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First off, it’s no easy feat to have greatness, power, and luxury associated with your name, especially when it comes to real estate. The Trump brand in real estate is synonymous with luxury, quality, and style. If you’ve ever been to New York City, Donald Trump has numerous high rise buildings that compose the skyline of the city. His real estate empire has expanded wherever money talks in the US- Hollywood, Las Vegas, and Miami to the likes of Seoul, Istanbul, and Dubai. For many middle class Americans, his empire is representative of the American dream. And those who can afford it want to own a piece of that dream.

Marketing Research versus Marketers

  
  
  
hot air balloon

There is a story that is often told about marketing researchers and how they communicate - or perhaps don't communicate - with marketers:

Using Hooks To Present Marketing Research Findings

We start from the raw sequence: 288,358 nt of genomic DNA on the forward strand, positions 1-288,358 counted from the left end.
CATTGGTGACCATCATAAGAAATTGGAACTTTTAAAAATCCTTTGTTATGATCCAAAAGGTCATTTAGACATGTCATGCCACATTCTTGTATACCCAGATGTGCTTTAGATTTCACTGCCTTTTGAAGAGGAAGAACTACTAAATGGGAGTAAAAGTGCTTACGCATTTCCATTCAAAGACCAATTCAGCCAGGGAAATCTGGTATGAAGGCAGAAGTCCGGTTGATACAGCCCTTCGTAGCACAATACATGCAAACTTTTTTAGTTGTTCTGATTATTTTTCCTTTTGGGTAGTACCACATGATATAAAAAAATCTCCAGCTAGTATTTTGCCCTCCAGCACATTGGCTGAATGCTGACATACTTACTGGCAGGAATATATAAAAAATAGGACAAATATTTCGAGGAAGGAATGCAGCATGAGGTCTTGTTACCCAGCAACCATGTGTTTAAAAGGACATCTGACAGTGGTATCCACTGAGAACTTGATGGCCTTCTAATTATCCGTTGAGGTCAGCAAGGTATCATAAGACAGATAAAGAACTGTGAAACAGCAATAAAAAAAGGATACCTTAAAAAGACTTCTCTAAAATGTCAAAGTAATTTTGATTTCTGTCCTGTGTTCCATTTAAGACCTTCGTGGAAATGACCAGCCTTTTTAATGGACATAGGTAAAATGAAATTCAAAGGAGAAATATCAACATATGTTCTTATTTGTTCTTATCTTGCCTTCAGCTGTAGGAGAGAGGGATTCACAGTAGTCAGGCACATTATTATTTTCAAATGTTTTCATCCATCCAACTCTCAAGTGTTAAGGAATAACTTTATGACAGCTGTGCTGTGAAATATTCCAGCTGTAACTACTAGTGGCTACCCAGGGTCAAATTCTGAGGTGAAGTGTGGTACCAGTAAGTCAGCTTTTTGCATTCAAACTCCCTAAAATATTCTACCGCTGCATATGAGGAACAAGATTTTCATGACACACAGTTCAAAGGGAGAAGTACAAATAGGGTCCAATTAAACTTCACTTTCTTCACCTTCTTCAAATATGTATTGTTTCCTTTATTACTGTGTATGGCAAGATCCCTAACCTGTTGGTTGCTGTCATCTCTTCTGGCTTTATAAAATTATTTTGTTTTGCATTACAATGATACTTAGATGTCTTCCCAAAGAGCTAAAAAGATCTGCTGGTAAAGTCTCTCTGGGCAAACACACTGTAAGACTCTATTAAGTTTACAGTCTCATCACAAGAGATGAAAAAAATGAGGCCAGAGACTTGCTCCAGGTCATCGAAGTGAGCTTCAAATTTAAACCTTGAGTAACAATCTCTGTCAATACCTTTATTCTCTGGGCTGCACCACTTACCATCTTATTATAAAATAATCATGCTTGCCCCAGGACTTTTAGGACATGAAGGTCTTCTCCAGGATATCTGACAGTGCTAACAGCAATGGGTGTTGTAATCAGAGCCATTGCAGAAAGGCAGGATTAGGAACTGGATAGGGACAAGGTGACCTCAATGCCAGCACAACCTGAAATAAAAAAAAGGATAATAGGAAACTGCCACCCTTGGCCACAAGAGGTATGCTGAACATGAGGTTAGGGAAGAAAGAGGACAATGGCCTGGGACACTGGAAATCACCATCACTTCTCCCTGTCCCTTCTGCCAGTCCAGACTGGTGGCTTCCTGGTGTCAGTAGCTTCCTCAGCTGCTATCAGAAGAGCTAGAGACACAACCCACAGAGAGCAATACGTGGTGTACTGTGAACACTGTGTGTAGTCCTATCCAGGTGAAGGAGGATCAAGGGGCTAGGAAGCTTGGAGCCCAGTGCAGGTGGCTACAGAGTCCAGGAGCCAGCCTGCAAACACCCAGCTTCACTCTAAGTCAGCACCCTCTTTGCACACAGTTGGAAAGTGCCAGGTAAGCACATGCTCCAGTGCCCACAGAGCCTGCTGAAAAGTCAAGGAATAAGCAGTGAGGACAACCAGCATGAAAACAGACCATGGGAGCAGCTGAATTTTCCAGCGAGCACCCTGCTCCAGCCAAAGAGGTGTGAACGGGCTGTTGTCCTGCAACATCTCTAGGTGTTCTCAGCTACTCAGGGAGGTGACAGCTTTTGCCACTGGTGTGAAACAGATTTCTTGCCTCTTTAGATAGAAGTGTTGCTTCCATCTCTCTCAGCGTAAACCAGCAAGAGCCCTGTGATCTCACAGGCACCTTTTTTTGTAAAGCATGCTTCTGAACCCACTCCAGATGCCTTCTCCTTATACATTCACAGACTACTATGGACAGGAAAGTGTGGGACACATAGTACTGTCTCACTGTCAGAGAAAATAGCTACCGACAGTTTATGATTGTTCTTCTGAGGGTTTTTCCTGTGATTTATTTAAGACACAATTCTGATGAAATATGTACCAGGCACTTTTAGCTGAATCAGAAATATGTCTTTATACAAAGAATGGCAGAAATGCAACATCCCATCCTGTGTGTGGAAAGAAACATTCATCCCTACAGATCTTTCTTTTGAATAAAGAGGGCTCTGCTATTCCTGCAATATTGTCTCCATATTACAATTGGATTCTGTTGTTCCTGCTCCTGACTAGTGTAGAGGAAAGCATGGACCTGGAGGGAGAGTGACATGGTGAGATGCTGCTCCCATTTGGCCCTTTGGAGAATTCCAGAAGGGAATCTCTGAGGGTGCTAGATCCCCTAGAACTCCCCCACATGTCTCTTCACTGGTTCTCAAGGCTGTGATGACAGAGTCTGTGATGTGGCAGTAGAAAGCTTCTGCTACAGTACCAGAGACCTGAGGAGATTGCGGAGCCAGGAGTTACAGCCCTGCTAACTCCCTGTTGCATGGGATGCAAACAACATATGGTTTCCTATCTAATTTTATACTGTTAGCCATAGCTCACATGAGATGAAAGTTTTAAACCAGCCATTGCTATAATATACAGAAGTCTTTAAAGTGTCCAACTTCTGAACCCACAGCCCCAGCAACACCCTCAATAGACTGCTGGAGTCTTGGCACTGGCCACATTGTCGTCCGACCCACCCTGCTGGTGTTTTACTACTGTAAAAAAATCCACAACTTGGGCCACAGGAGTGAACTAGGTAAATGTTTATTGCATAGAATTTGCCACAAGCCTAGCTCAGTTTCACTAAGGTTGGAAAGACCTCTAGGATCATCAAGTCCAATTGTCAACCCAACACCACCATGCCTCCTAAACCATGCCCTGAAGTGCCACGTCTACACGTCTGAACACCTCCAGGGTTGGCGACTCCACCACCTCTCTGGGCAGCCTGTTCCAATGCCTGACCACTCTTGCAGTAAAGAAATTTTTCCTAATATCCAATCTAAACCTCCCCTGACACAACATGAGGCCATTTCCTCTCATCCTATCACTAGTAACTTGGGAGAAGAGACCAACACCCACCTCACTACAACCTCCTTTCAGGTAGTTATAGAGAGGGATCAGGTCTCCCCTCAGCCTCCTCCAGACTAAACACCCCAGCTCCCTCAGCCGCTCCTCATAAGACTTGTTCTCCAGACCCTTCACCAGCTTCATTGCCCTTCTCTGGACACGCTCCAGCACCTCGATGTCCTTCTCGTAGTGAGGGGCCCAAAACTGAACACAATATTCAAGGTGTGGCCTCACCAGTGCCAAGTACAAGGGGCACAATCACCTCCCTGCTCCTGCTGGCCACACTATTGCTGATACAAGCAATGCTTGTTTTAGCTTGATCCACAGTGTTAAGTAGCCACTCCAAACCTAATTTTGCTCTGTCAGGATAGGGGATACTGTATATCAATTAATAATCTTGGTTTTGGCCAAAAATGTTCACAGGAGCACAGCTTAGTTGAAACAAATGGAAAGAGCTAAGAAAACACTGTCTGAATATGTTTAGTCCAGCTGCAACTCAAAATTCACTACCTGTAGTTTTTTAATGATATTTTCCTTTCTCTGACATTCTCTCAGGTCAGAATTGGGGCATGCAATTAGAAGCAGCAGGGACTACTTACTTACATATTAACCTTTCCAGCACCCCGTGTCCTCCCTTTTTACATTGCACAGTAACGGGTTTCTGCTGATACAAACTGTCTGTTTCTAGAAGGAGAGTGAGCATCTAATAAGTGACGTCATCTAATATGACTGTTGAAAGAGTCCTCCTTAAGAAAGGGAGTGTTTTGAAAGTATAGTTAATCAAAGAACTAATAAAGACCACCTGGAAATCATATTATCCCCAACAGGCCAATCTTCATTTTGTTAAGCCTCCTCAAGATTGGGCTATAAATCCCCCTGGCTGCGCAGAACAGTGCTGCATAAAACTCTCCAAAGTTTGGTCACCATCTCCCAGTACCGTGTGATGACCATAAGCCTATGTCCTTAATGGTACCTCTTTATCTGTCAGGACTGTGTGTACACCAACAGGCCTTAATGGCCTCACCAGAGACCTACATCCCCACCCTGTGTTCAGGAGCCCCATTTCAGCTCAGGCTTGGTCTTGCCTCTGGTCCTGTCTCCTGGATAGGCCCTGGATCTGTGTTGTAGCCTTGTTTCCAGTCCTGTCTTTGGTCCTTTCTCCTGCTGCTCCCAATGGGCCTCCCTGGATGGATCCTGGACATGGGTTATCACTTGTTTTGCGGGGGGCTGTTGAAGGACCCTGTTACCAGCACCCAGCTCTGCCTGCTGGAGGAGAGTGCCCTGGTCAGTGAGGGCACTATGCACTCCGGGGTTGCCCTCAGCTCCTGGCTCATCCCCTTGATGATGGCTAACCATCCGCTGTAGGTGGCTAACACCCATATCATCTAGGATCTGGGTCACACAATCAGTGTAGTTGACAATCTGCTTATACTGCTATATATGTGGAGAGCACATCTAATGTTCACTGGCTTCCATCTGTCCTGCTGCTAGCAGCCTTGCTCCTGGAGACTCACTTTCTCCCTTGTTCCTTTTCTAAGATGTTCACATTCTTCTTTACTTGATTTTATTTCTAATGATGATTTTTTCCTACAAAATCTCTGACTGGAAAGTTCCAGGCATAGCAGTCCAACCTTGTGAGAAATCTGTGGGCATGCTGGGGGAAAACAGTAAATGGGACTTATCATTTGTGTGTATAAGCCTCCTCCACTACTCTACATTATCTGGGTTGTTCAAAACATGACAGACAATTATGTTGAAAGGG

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“It was the best of times, it was the worst of times…” – Charles Dickens, A Tale of Two Cities

Why Dogs Don't Do Marketing Research

  
  
  
dog
Last week, my colleague and self-proclaimed CatMan, John Grafton blogged in this space about cats and the qualities that they share with good marketing researchers.  For me, cats are OK. I've even had a couple as pets, but I would not define myself as a "cat person'.  No, I am much more of a dog lover, so I was intrigued by John's assertion that his dogs were not demonstrating an aptitude for marketing research.